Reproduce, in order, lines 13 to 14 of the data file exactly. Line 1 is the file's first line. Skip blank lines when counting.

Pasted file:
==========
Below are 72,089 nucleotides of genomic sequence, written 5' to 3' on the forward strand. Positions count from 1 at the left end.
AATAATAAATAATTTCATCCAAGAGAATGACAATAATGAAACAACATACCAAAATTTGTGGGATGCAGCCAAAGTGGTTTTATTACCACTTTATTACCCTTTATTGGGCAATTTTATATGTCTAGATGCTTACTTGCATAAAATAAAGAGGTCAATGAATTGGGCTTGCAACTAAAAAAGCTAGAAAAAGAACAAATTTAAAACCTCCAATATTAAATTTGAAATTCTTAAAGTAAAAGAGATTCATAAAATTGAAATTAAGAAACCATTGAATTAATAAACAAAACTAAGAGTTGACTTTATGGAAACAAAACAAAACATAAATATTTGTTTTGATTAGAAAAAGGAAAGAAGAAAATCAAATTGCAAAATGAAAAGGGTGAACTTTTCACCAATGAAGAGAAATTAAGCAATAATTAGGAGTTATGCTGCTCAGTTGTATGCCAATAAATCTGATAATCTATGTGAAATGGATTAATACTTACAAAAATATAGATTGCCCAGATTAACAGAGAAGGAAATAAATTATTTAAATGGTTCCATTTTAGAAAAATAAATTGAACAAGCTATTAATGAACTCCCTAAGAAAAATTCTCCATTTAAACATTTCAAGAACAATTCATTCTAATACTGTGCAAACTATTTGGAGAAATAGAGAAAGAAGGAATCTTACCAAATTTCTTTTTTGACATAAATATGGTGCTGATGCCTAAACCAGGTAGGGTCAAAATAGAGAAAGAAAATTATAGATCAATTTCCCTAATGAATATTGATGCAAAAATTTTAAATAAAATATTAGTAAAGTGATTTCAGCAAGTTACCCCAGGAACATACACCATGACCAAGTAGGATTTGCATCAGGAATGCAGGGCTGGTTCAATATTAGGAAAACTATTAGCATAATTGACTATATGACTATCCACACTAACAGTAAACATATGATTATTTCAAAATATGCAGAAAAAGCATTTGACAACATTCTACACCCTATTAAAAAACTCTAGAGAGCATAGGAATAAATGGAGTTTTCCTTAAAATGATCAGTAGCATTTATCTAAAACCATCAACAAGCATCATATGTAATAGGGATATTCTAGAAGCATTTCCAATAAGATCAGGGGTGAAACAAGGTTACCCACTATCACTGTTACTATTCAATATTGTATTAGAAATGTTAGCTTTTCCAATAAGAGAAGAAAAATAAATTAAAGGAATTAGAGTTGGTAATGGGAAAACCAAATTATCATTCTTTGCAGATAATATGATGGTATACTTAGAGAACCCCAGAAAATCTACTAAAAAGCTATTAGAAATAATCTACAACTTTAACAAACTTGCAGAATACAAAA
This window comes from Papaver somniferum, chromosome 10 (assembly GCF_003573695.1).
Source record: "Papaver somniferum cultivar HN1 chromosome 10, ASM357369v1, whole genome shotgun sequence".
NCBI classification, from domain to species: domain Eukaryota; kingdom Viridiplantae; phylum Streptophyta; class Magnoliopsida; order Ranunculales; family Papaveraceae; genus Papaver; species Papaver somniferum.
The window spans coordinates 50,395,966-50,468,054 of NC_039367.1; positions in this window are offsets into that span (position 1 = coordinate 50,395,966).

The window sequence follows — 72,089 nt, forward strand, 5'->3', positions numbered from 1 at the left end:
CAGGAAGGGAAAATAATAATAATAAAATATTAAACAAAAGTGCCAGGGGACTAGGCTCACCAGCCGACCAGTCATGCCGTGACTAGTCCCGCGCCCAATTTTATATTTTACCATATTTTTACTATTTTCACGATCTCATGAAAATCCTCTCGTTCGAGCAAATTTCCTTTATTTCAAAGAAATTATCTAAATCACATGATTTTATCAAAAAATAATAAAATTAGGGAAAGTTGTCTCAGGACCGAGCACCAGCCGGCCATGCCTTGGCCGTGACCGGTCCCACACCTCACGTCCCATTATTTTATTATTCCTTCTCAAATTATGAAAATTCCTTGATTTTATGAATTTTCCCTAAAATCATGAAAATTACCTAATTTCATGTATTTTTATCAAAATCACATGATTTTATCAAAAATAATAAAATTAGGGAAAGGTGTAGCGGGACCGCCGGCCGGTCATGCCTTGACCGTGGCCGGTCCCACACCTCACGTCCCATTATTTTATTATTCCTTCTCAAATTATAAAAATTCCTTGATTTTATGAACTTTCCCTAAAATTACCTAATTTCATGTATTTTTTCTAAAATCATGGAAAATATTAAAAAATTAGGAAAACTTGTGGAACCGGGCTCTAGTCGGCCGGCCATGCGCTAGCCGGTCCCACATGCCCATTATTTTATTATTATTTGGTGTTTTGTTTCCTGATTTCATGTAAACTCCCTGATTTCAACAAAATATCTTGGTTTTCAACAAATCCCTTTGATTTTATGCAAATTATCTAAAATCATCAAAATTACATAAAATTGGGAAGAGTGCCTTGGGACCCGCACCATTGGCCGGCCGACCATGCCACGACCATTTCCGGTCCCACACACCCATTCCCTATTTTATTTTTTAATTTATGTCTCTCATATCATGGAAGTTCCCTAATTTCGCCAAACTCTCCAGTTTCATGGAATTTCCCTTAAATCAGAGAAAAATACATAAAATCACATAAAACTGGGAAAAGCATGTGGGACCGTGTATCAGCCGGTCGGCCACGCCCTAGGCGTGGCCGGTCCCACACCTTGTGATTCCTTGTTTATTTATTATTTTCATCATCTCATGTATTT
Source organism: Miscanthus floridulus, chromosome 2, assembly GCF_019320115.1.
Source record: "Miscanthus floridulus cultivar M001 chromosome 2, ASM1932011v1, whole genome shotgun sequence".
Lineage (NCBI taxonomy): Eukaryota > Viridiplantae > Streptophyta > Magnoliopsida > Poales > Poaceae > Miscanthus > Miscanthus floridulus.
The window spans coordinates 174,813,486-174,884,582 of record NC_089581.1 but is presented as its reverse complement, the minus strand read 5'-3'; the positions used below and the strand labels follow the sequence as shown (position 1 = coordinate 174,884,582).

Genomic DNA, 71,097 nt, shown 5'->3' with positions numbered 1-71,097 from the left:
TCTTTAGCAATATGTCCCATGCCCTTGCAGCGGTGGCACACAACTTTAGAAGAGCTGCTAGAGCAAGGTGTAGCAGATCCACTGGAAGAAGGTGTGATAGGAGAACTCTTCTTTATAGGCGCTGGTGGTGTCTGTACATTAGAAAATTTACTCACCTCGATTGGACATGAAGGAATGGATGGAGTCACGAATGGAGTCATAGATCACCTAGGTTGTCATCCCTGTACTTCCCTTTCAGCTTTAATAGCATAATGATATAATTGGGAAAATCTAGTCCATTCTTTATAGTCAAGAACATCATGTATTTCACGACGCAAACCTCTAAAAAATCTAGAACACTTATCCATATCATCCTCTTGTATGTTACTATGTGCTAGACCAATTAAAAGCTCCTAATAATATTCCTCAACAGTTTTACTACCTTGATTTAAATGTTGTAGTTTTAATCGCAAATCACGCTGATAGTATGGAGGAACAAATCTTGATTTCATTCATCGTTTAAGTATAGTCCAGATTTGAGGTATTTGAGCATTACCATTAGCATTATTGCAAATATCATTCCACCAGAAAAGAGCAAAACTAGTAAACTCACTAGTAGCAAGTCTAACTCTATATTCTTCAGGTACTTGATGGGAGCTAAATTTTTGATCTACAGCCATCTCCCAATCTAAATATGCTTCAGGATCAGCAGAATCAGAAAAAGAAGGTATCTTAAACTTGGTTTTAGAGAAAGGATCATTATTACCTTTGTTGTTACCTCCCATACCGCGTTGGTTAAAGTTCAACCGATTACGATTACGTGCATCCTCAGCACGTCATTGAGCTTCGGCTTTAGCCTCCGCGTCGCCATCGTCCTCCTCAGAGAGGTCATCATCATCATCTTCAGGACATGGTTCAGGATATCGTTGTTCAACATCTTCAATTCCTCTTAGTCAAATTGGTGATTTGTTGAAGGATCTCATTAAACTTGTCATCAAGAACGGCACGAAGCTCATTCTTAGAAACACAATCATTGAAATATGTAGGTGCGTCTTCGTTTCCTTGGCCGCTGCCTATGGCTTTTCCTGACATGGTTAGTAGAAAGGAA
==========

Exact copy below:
Genomic DNA, 71,097 nt, shown 5'->3' with positions numbered 1-71,097 from the left:
TCTTTAGCAATATGTCCCATGCCCTTGCAGCGGTGGCACACAACTTTAGAAGAGCTGCTAGAGCAAGGTGTAGCAGATCCACTGGAAGAAGGTGTGATAGGAGAACTCTTCTTTATAGGCGCTGGTGGTGTCTGTACATTAGAAAATTTACTCACCTCGATTGGACATGAAGGAATGGATGGAGTCACGAATGGAGTCATAGATCACCTAGGTTGTCATCCCTGTACTTCCCTTTCAGCTTTAATAGCATAATGATATAATTGGGAAAATCTAGTCCATTCTTTATAGTCAAGAACATCATGTATTTCACGACGCAAACCTCTAAAAAATCTAGAACACTTATCCATATCATCCTCTTGTATGTTACTATGTGCTAGACCAATTAAAAGCTCCTAATAATATTCCTCAACAGTTTTACTACCTTGATTTAAATGTTGTAGTTTTAATCGCAAATCACGCTGATAGTATGGAGGAACAAATCTTGATTTCATTCATCGTTTAAGTATAGTCCAGATTTGAGGTATTTGAGCATTACCATTAGCATTATTGCAAATATCATTCCACCAGAAAAGAGCAAAACTAGTAAACTCACTAGTAGCAAGTCTAACTCTATATTCTTCAGGTACTTGATGGGAGCTAAATTTTTGATCTACAGCCATCTCCCAATCTAAATATGCTTCAGGATCAGCAGAATCAGAAAAAGAAGGTATCTTAAACTTGGTTTTAGAGAAAGGATCATTATTACCTTTGTTGTTACCTCCCATACCGCGTTGGTTAAAGTTCAACCGATTACGATTACGTGCATCCTCAGCACGTCATTGAGCTTCGGCTTTAGCCTCCGCGTCGCCATCGTCCTCCTCAGAGAGGTCATCATCATCATCTTCAGGACATGGTTCAGGATATCGTTGTTCAACATCTTCAATTCCTCTTAGTCAAATTGGTGATTTGTTGAAGGATCTCATTAAACTTGTCATCAAGAACGGCACGAAGCTCATTCTTAGAAACACAATCATTGAAATATGTAGGTGCGTCTTCGTTTCCTTGGCCGCTGCCTATGGCTTTTCCTGACATGGTTAGTAGAAAGGAA